With the workforce going mobile, connecting with on-site
Exchange servers became a challenge. This new protocol provides a
secure and reliable solution.
For years, the protocol Outlook clients used to connect to
Exchange was RPC. That worked great in a local, internal
environment, where connectivity was good, latency was low, and
firewalls were unheard of. But as soon as users wanted to work from
outside of the office, over a slow public Wi-Fi or an even slower
mobile data connection, the struggle to keep the RPC connection to
an on-premise Exchange server, hidden behind layers of firewalls,
The answer? Microsoft created Outlook Anywhere (OA) – a
way to encapsulate all the RPC calls within HTTP, and transport it
over SSL for a secure and encrypted communication. But for those of
you who still use Exchange 2007 or 2010 may have missed the new
client protocol for accessing Exchange, known as MAPI over HTTP,
brought by Exchange 2016 or the cloud-based Exchange Online.
It uses HTTP for the transport, embedding MAPI commands directly
in the HTTP stream. It also uses TLS to provide encryption, so MAPI
over HTTP may not seem very different from Outlook Anywhere (RPC
over HTTP), but there are several advantages to this new
connection. OA is not deprecated yet, but is deemphasized, so MAPI
over HTTP is the way they are going forward. If this feature is new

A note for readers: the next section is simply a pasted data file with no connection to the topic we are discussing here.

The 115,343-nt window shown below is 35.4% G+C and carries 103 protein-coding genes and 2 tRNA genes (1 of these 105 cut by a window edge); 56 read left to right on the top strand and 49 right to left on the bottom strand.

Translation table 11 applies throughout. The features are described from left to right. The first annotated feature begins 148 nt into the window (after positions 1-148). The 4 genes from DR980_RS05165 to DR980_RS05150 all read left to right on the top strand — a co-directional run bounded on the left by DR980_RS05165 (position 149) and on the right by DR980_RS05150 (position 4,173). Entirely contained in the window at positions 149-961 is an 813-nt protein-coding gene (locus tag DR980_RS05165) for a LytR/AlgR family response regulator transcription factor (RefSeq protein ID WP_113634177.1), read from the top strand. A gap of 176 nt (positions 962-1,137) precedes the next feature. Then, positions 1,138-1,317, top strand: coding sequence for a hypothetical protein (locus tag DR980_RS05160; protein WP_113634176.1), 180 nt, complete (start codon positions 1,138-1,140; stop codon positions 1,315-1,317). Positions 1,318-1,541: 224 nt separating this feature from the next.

to you, then read on to learn more about this client protocol.
What are the benefits?
MAPI is a more efficient way to interact with Exchange mailboxes
than RPC is, even when both are encapsulated within HTTP. Clients
that can use MAPI over HTTP instead of Outlook Anywhere can
reconnect to Exchange more quickly when the network is disrupted,
or the computer is coming out of sleep or hibernation. They can
also reconnect to Exchange faster when switching from wired to
wireless connections, such as when you undock a laptop, which is a
major thing in corporate environments.
The new protocol can also maintain a session-based connect that
is not tied to the network, which provides a more reliable
connection when switching from one network to another, such as when
leaving the corporate network and using cellular services.
There are also two other major benefits that may not be apparent
today, but will be soon. Microsoft has decided that MAPI over HTTP
is the primary, current client protocol for Outlook, so future
innovations will be developed in this protocol, as well as future
authentication methods and optimizations.
Why should I care?
With better connectivity, more support, and future development
happening with MAPI over HTTP, OA will be going away. As you
upgrade from Exchange 2007 or 2010 to either 2013 or 2016, you will
want to take advantage of this new client protocol.
While it is enabled by default in Exchange 2016, it still needs
to be configured, so don't overlook or forget this important
part of deploying Exchange 2016. The new protocol can be set at the
organization level or at the individual mailbox level, and
don't forget that this configuration also involves management
of digital certificates and encryption settings within Exchange.
MAPI over HTTP is not an exclusive option of 2016-version servers,
so those of you who have Exchange 2013 servers in your network can
also leverage the power of the new protocol.
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